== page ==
Cote Mas Crémant de Limoux Brut Rosé (France): This great value sparkling from southern France’s Limoux region, located in the Pyrenean foothills. The palate shows racy lemon zest, raspberries and peaches on the nose, nice mousse and texture, a rich, Average prices runs $12-15 but refreshingly wonderful sparkling value at $15.99

Bouvet-Ladubay Excellence Brut Rosé NV (France): The Bouvet-Ladubay house produces a wide range of sparkling wines from France’s Samur region in the Loire Valley. This one is bright, crisp, lovely rich mousse in the mouth, delicate and precise. A tremendous deal for the buck, 100% cab franc, sourced from over 100 different plots in the Loire, threads of raspberry some floral aspect too. $16.99

Hillersden Legacy Sparkling Sauvignon Blanc, NV (New Zealand): This is one of the few sparklings I have seen from New Zealand–although the region crafts several of them, we never see them in the USA it seems. Fresh, popping with grapefruit and citrus notes, floral and crisp, this was a very mouth-watering, enjoyable sparkling. Perfect to start the party with. $23.99

Gloria Ferrer Royal Cuvee 2007 Brut (California): A blend of premium pinot noir and chardonnay that gets the Royal treatment to be sure—hand-picked, gently pressed and aged for five years. It’s complex with a rich buttery mousse and notes of creamy citrus and apple. $47 (but found at many shops for $25)

marilyn

Ten Fun Facts About Champagne:

1. Marilyn Monroe, at least once, took a bath in Champagne. According to her biographer, 350 bottles of Champers were used to fill up her bath tub.

2. On average 28,000 bottles of Champagne are served at Wimbledon each year.

3. In 19th century England, high society dandies thought that the best way to polish their boots was with Champagne.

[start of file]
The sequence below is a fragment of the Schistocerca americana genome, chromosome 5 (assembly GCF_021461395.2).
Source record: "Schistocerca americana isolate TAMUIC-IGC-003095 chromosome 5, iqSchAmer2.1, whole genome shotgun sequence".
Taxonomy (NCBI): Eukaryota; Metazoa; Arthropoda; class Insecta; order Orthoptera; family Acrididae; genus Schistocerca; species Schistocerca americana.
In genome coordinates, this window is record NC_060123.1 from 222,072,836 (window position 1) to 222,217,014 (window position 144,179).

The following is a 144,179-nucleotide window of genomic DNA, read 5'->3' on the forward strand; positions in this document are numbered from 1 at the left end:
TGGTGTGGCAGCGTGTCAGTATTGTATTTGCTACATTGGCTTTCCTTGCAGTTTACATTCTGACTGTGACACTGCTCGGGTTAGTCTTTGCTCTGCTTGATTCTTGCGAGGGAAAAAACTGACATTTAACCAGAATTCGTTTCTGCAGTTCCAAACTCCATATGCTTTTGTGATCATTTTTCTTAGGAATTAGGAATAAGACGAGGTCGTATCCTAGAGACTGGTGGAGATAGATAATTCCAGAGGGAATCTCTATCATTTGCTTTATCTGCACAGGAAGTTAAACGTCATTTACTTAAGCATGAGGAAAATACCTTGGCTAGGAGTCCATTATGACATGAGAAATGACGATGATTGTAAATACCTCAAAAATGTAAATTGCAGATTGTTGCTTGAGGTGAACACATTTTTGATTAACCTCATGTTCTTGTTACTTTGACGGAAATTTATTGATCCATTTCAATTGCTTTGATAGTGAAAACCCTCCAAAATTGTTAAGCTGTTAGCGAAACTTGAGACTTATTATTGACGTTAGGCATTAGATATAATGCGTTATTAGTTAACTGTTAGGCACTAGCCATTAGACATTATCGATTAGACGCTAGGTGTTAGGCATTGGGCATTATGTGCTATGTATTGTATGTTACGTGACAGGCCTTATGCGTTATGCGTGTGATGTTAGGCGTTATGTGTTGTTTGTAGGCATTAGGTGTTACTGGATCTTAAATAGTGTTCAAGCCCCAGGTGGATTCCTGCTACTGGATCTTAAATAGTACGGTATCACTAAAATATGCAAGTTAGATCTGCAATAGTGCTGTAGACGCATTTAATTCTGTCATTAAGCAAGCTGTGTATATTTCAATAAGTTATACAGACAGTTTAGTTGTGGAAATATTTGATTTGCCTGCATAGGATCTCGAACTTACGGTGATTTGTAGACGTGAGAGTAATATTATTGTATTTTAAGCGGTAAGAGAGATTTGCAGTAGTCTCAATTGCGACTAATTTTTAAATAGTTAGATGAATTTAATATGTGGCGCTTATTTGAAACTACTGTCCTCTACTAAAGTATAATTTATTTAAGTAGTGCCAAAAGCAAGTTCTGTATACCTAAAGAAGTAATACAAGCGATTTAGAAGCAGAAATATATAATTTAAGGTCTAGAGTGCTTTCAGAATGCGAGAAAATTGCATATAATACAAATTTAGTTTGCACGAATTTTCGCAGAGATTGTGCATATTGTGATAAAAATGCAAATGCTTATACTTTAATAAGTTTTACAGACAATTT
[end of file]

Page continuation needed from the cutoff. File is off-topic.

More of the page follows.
3. Rumor has it that Champagne was created because of an accident. Because the French region of Champagne is the most northerly of the wine-making regions in France, sometimes the cold winter weather would interrupt the fermentation process. So when spring came the yeast would start fermenting again, creating a secondary fermentation, which for a long time the winemakers tried to prevent. This is how Champagne came into being.

4. James Bond is a notable Champagne drinker, who has been spotted drinking Champagne more than 35 times in his films. At least he drinks it more than any other beverage.

5. In a 750ml bottle of Champagne there are 49 million bubbles… approximately.

6. Each second Champagne emits 30 bubbles.

7. Champagne has three times more gas than beer.

8. The pressure in a Champagne bottle is around 90 pounds per square inch. Even though this may not mean a lot to you, it translates into three times the amount of pressure that is in an average car tire.

9. Move over James Bond. Enter Winston Churchill. Winston Churchill gave Bond a serious run for his money, when it came to Champagne consumption. The Pol Roger Champagne house made a special pint bottle of Champagne for Churchill, that was to be served to him each day at 11 AM.

10. If you’re drinking good Champagne you should see what’s called “collerette” – these are bubble trains on the sides of the glass.

Now that you are versed in the history and skilled in making a decent bubbly cocktail, we invite you to learn how to saber a bottle to show off your new found skills. Who better to teach these skills than our favorite foodie geek, Alton Brown. Have an excellent New Years.

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Filed under Crave, Steven Doyle